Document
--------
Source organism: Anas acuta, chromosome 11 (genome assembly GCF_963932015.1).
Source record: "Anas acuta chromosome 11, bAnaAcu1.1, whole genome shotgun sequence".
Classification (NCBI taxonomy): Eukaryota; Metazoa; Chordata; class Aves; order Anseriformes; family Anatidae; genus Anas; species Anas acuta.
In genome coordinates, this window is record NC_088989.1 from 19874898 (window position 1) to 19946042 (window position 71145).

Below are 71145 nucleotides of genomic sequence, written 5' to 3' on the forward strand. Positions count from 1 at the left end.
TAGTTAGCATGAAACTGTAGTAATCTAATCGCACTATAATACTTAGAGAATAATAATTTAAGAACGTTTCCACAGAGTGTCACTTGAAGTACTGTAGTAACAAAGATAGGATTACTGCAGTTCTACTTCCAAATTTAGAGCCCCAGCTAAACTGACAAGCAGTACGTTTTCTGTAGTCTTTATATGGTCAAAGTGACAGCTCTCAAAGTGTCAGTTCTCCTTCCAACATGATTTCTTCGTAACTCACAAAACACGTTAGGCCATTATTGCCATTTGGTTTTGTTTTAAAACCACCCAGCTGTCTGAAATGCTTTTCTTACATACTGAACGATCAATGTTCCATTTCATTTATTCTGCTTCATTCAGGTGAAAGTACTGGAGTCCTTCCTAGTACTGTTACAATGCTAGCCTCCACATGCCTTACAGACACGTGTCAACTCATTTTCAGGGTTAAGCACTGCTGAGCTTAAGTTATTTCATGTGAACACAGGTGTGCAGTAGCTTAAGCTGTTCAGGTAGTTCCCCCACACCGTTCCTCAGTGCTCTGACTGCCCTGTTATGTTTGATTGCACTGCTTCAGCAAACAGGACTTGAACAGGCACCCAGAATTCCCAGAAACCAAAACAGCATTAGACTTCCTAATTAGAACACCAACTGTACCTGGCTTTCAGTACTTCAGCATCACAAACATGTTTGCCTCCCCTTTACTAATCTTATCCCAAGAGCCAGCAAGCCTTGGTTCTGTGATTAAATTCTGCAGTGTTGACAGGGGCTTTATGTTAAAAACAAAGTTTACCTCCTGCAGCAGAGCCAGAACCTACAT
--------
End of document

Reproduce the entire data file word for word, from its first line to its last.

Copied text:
Source organism: Anas acuta, chromosome 11 (genome assembly GCF_963932015.1).
Source record: "Anas acuta chromosome 11, bAnaAcu1.1, whole genome shotgun sequence".
Classification (NCBI taxonomy): Eukaryota; Metazoa; Chordata; class Aves; order Anseriformes; family Anatidae; genus Anas; species Anas acuta.
In genome coordinates, this window is record NC_088989.1 from 19874898 (window position 1) to 19946042 (window position 71145).

Below are 71145 nucleotides of genomic sequence, written 5' to 3' on the forward strand. Positions count from 1 at the left end.
TAGTTAGCATGAAACTGTAGTAATCTAATCGCACTATAATACTTAGAGAATAATAATTTAAGAACGTTTCCACAGAGTGTCACTTGAAGTACTGTAGTAACAAAGATAGGATTACTGCAGTTCTACTTCCAAATTTAGAGCCCCAGCTAAACTGACAAGCAGTACGTTTTCTGTAGTCTTTATATGGTCAAAGTGACAGCTCTCAAAGTGTCAGTTCTCCTTCCAACATGATTTCTTCGTAACTCACAAAACACGTTAGGCCATTATTGCCATTTGGTTTTGTTTTAAAACCACCCAGCTGTCTGAAATGCTTTTCTTACATACTGAACGATCAATGTTCCATTTCATTTATTCTGCTTCATTCAGGTGAAAGTACTGGAGTCCTTCCTAGTACTGTTACAATGCTAGCCTCCACATGCCTTACAGACACGTGTCAACTCATTTTCAGGGTTAAGCACTGCTGAGCTTAAGTTATTTCATGTGAACACAGGTGTGCAGTAGCTTAAGCTGTTCAGGTAGTTCCCCCACACCGTTCCTCAGTGCTCTGACTGCCCTGTTATGTTTGATTGCACTGCTTCAGCAAACAGGACTTGAACAGGCACCCAGAATTCCCAGAAACCAAAACAGCATTAGACTTCCTAATTAGAACACCAACTGTACCTGGCTTTCAGTACTTCAGCATCACAAACATGTTTGCCTCCCCTTTACTAATCTTATCCCAAGAGCCAGCAAGCCTTGGTTCTGTGATTAAATTCTGCAGTGTTGACAGGGGCTTTATGTTAAAAACAAAGTTTACCTCCTGCAGCAGAGCCAGAACCTACAT